The 14th International Architecture Exhibition put anew Venezia (Venice) in the spotlight. That magical city, where water and light are intertwined in a so unique way, has reached an important role of reference in the global cultural scenario. It is not only the heritage of her ancient and glorious history, but a creative and passionate contribution to the contemporary culture.
The Venice Biennale, the biennial exposition set up in 1893 and until the World War II dedicated mostly to Italian art, in the last twenty years has become a fundamental observatory on international Architecture, Visual arts, Cinema, Theatre, Music, Dance. You can love or hate the works in display, but it is impossible to ignore them.
In that universe Israel has always had a notable role, mainly in films and architecture, with participations among the most provocative and commented. This year at the Architecture Exhibition, the Israel pavilion, a visionary installation of sand and technology, reminds us the infinite fight of the State of Israel with the desert.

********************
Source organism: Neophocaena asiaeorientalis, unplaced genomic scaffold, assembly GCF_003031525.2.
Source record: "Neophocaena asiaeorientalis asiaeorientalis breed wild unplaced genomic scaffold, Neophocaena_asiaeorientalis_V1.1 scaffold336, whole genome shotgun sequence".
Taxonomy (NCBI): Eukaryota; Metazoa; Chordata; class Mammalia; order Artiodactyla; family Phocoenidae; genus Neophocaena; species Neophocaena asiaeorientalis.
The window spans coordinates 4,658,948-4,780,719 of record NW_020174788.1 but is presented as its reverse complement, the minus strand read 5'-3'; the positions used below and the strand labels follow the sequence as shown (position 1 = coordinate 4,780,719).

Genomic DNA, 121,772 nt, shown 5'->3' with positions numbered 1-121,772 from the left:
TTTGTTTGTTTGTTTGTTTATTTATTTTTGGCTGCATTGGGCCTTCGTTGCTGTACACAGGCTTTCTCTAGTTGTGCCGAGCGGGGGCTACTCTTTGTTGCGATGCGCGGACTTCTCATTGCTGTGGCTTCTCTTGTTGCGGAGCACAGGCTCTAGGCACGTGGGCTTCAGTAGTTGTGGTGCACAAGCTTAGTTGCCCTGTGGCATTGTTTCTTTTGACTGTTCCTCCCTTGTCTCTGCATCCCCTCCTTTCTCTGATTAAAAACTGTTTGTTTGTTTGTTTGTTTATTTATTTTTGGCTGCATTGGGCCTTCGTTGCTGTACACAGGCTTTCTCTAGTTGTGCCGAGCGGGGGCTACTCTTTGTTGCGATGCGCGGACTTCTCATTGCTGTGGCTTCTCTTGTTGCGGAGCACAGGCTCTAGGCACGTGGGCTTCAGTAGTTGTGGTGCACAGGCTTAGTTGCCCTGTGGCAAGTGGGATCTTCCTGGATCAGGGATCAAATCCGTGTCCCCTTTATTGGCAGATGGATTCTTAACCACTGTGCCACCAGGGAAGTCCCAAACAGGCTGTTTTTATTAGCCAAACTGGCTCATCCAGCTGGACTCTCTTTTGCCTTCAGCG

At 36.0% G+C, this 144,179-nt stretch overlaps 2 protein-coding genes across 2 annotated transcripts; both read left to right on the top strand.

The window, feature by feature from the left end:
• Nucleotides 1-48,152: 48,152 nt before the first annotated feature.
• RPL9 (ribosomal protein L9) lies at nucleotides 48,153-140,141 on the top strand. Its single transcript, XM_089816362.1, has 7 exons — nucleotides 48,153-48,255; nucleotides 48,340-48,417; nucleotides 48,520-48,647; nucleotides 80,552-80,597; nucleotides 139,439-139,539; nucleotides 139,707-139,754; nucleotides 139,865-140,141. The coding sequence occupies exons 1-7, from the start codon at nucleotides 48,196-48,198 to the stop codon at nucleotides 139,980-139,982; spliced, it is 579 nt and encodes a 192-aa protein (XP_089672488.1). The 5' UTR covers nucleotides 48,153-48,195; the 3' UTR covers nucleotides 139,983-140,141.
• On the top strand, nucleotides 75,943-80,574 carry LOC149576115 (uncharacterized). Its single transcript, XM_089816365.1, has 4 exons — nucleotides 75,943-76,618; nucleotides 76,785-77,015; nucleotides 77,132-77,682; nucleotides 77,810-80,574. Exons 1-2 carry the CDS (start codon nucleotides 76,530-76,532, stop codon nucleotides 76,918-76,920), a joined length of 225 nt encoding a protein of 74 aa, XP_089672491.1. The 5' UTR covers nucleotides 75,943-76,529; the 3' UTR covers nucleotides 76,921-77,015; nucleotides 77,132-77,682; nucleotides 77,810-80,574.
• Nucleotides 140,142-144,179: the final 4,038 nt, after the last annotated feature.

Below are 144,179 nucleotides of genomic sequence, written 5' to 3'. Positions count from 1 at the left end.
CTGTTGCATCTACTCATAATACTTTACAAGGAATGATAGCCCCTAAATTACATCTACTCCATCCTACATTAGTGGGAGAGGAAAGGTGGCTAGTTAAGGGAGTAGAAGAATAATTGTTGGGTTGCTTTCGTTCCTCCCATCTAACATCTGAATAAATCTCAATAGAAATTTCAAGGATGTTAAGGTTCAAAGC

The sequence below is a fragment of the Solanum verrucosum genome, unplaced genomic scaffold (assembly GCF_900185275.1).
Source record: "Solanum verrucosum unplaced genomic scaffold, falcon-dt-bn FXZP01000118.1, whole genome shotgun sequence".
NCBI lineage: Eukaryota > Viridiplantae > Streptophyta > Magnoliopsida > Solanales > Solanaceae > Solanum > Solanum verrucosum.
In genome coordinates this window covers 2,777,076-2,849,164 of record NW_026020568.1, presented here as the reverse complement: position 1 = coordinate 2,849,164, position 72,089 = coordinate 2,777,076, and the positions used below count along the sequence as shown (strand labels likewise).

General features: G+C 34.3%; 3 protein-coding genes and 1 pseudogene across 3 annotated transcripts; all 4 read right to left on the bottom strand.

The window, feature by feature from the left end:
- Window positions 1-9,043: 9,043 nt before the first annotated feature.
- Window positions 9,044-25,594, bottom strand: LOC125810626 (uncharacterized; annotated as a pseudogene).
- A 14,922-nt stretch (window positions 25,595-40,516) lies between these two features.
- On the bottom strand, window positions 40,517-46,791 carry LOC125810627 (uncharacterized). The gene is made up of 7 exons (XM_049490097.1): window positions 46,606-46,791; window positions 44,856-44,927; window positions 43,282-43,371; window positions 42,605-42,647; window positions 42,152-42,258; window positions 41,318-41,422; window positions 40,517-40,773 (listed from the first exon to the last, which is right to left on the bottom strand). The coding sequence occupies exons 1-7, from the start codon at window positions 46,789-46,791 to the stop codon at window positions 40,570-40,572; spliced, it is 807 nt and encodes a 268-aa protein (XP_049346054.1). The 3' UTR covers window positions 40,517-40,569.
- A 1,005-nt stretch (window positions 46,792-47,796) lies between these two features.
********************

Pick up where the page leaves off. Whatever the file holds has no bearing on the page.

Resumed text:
It’s an evocative hint in a city like Venice, born defying the natural elements and even now fighting with the sea that surrounds her and runs throughout. And in some way it evokes also the history of the Jewish Community of Venice, restricted in a Ghetto, the first instituted in Europe in 1516, for three centuries, but even then able to flourish and to develop a vivid culture. To appreciate that struggle, just visit the magnificent synagogues settled in the Ghetto: They are the triumph of the spirit (even architectural) against the monsters of the intolerance and the racism.